2012: a year in art thefts

Works recovered and works lost in this year's daring and not-so-daring art world heists
Jeffrey gundlach with Composition (A) En Rouge Et Blanc (1936) by Piet Mondrian
Jeffrey gundlach with Composition (A) En Rouge Et Blanc (1936) by Piet Mondrian


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As the art market enjoyed some of it's highest prices ever this year - some people just refused to pay and others were made to.

Works recovered

Composition (A) En Rouge Et Blanc (1936) by Piet Mondrian

Jeffrey Gundlach, the Californian bond trader whose LA home was burgled back in September, offered a $1.7 million reward for the return of his lost artworks, which included pieces by Piet Mondrian, Jasper Johns, Richard Diebenkorn, as well as a Porsche Carrera, and expensive wines and watches. The works were recovered later that month, following a tip-off. However, Gundlach himself helped investigators, by suggesting they check who had googled his late grandmother's name: Helen Fuchs. Fuchs was an amateur painter, and a couple of her works were stolen during the raid. As luck would have it, two searches had been made - one by Gundlach and one by the thieves.

Composition aux element mecaniques (1917) by Fernand Legerin

31-year-old New Jersey wine sommelier, Mark Lugo, was sentenced to three years in jail, after pleading guilty to taking a 1917 work by the French early Modernist painter Fernand Legerin from a New York hotel back in June 2011, and a 1965 Picasso drawing from a gallery in San Francisco in July of the same year. When police raided Lugo's apartment in Hoboken, NJ, they found a further work by Picasso, as well as stolen fine wine worth $6,000 (£3,600). "He had a nice little gallery going on" said Det. Sgt. Edwin Pantoja of the local police department.

Cartel des Don Juan Tenorio (1949) by Salvador Dali

This 1949 drawing by Salvador Dali was stolen from the newly opened Venus Over Manhattan gallery in New York, on 19 June this year. Though the thief was caught on CCTV, he was never apprehended, though the work was recovered, thanks to the anonymous thief posting it back to the gallery later that month.

Sundial (1965) by Henry Moore

Moore's bronze sculpture, valued at £500,000 was taken from the grounds of an English museum on 10 July. On 20 July, following a public appeal, the work was recovered and returned to the gallery, by a scrap metal dealer, who had bought the work from two local men for £46.

Works outstanding

Harlequin Head (1971) by Pablo Picasso; Reading Girl in White and Yellow (1919) by Henri Matisse; Waterloo Bridge, London (1901) by Claude Monet; Charing Cross Bridge, London (1901) by Claude Monet; Girl in Front of Open Window (1888) by Paul Gauguin; Self-Portrait (1889 - '91) by Meyer de Haan; Woman with Eyes Closed (2002) by Lucian Freud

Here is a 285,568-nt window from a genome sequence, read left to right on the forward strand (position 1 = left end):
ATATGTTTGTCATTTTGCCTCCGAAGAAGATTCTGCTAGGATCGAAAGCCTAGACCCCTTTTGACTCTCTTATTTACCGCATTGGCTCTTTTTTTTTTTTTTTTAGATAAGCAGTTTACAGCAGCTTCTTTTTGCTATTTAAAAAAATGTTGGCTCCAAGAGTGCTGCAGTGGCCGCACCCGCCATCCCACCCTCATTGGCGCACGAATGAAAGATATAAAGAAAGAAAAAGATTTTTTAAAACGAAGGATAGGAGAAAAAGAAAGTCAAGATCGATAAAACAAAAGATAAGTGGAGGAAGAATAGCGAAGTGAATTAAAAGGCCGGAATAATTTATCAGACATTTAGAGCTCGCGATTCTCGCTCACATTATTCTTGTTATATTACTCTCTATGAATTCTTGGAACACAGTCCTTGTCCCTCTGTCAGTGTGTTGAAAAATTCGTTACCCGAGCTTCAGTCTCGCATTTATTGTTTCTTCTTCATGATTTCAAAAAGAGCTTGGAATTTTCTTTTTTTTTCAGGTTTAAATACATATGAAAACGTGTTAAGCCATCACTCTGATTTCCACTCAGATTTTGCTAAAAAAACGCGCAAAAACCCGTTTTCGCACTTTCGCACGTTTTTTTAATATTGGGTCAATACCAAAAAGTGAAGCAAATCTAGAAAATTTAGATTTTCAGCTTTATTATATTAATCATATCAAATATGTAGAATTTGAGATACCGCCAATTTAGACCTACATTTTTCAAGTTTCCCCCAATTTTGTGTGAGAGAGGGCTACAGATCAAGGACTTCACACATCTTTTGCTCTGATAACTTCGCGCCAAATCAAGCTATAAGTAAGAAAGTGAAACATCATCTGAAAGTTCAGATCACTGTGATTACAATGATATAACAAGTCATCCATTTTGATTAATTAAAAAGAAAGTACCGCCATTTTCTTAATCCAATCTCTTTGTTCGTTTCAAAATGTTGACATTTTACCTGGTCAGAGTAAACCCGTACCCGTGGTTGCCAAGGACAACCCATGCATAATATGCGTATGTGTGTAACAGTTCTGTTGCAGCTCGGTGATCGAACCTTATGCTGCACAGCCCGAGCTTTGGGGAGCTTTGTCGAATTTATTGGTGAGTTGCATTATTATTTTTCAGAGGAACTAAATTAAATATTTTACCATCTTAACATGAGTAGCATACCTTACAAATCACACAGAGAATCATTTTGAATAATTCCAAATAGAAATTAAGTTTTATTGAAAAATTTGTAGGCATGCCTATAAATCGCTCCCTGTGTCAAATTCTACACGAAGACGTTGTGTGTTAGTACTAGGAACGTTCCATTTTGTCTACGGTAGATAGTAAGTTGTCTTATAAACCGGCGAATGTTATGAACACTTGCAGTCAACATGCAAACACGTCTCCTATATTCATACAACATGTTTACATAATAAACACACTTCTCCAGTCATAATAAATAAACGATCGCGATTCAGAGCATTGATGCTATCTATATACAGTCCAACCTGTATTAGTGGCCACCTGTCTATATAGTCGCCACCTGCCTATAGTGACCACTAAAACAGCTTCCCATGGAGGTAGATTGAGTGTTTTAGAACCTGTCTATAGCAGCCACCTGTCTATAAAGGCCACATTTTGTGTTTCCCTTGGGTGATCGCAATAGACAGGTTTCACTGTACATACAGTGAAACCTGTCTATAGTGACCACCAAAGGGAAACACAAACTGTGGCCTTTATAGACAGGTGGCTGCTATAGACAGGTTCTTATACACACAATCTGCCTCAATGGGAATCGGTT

Pablo Picasso - Harlequin Head (1971)

Pablo Picasso - Harlequin Head (1971)

2012's largest art theft was taken during an overnight burglary (15 -16 October) at the Kunsthal Museum in Rotterdam. Experts put the value of the artwork, all of which was owned by the Cordia family, on of The Netherlands' richest collectors, at around £100m.

Though the museum had no guards on site, its alarm system was high quality and functioning. The police arrived within five minutes of the alarm being sounded, yet no thieves were apprehended, nor were any works recovered. It's every museum director's worst nightmare," Kunsthal director Emily Ansenk told the Associated Press.

The Left Hand and the Right Hand Have Abandoned One Another (2007) by Douglas Gordon

While the price in scrap of Moore's sculpture was minor in comparison to its market value, a the insured value of Turner-Prize winner Douglas Gordon's 2007 work, The Left Hand and the Right Hand Have Abandoned One Another, is near enough half its scrap value. The sculpture, of two life-sized hands cast in yellow gold, was insured for £500,000 when it went missing from Christie's London storage facility back in November, yet Gordon told the Guardian that the gold alone is worth around £250,000. I don't think this is an art theft," he told the paper. "I'm pretty sure it has been melted down."

Les Arabes d'Oran (1837) by Eugene Delacroix

On Friday 30 November, at around 2pm, a man in his late middle age walked into the Schmit art gallery on rue Saint-Honore in Paris, and took this work by the French Romantic painter, currently valued at around $780,000 (£480,000). It's still missing.


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